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Banking Reform Reshapes Uzbekistan’s Economy

www.ifc.org/wps/wcm/connect/corp_ext_content/ifc_external_corporate_site/home
13 September 2021

Abdusattor Rasulov started his construction materials business in Uzbekistan in 2013. Five years later, when he decided to shift gears and start a hydroponic tomato farm, he discovered that the old ways of doing business had shifted, too. The government was two years into a plan to open the country to private investment—and it included a proposal to transform Uzbekistan’s banks from state-owned institutions into private enterprises.

For business owners like Rasulov, the seeds of change hold great potential for growing his business.

“Many regulations are being revised and simplified,” Rasulov said. “Now it is much easier to apply for and obtain loans. We are tackling problems that were latent for 20 or 25 years, and conditions for doing business are improving.”  The result, he said, is that the number of entrepreneurs is growing.

Though Uzbekistan gained independence after the 1991 dissolution of the Soviet Union, changes such as those that Rasulov has benefitted from were slow in coming. Even now, state-owned banks control roughly 85 percent of the country’s bank assets, and most small business owners face daunting obstacles because of limited options for financing. For entrepreneurs who need loans and lines of credit to launch or expand services and companies, the high interest rates, currency-conversion problems, and staggering amounts of paperwork often push them out of the formal economy, effectively eliminating any access to finance they might have had.

Those issues made it hard for any business to grow, said Gayrat Ibragimov, Deputy Director of Commerce for the pharmaceutical company UzGerMedPharm, which launched around that time. “Neither banks nor the financial sector in general were ready to provide loans or credits…and the number of required documents to be submitted to a bank was unimaginably numerous.”

Gayrat Ibragimov

That began to change in 2017, when Uzbekistan’s government launched a five-year National Development Strategy to open the country to foreign investment. Key to this was privatizing state-owned banks, a plan formalized in the Banking Sector Reform Strategy of 2020. “The government set a very clear goal for the transformation: People should feel the radical change in the quality of banking services,” said Jamshid Abdushukurov, Head of Banking Reforms Department in Uzbekistan’s Ministry of Finance.

That has included a transformation of banking culture—putting the experience of bank customers first and making loans and other services more affordable. Four years ago, the total volume of the country’s bank loans was 26 percent of gross domestic product. Today, that figure is nearly 48 percent.

Longtime economic analysts are optimistic about the way that bank privatization has the potential to transform Uzbekistan’s economy—as well as the business community. “There is a direct link between the health of the banking sector and the health of the overall economy of the country,” said Ismoil Turopov, a former banking executive and now the editor of the web-based news site Bankers.UZ.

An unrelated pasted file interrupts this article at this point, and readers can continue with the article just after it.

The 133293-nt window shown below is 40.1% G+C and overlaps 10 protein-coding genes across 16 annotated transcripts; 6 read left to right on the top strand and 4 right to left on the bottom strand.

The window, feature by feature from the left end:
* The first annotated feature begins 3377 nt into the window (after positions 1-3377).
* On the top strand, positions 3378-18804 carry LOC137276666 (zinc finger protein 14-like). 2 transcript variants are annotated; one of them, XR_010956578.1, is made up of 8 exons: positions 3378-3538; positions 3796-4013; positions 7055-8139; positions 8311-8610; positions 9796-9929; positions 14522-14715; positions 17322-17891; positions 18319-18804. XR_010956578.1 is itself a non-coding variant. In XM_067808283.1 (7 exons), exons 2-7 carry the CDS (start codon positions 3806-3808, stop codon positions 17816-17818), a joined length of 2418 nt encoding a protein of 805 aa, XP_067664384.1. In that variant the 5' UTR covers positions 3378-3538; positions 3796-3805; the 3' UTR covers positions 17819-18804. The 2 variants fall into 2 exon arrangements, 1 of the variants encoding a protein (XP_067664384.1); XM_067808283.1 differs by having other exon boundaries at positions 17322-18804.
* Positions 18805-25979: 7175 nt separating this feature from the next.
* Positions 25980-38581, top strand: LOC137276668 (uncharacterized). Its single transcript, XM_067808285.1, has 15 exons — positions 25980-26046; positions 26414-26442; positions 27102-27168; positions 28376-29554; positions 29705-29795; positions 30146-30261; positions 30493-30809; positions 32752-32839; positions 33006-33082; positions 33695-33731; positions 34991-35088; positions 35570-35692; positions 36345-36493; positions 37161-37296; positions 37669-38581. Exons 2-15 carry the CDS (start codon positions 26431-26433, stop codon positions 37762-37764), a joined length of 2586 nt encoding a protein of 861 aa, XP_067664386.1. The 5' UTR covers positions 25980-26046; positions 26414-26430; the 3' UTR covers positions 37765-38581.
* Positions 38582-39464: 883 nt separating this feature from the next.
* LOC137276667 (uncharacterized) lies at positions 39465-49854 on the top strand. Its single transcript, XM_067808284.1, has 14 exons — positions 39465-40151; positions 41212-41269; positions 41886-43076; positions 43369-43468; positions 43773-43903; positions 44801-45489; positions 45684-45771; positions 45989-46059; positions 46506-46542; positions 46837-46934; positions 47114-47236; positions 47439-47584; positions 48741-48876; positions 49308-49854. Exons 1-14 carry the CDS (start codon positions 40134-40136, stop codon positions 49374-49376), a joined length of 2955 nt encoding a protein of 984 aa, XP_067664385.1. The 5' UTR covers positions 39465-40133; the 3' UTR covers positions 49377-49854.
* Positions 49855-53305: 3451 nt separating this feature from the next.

Turopov, former head of economic analysis and strategic development for Ipoteka-bank, believes that Uzbekistan’s revived banking sector “sets a tone,” paving the way for new businesses, services, and innovations that will help make the nation more competitive.  

Ismoil Turopov

Attracting private investors

The pivotal changes to Uzbekistan’s financial sector could ultimately help reshape the economy and the country’s ability to attract private investors.

This is where IFC’s support has helped ease the way forward, said Zafar Khashimov, senior country officer for Uzbekistan. IFC backing began with four years of advisory work to help transform Ipoteka-bank, the country’s fourth-largest bank, into a sustainable commercial entity. In 2020, IFC made a $35 million-equivalent loan to support Ipoteka-bank’s transformation. That helped boost the bank’s lending to small and medium-size enterprises (SMEs).

Zafar Khashimov

For Ipoteka-bank, the long road to privatization includes deliberate, strategic steps taken at each stage of the process, said the World Bank’s senior economist Vinayak Nagaraj. World Bank Group efforts included IFC’s work with Ipoteka-bank to strengthen its commercial operations, corporate governance, and risk management. At the same time, World Bank collaboration on policy and regulatory reforms at the government level paved the way for large-scale institutional change, including the liberalization of currency exchange policies.

The changes have been appreciated abroad as well, Abdushukurov said. Growing interest from foreign investors over the past three years has led many Uzbek banks to issue and successfully place bonds valued at around $1 billion in foreign financial markets.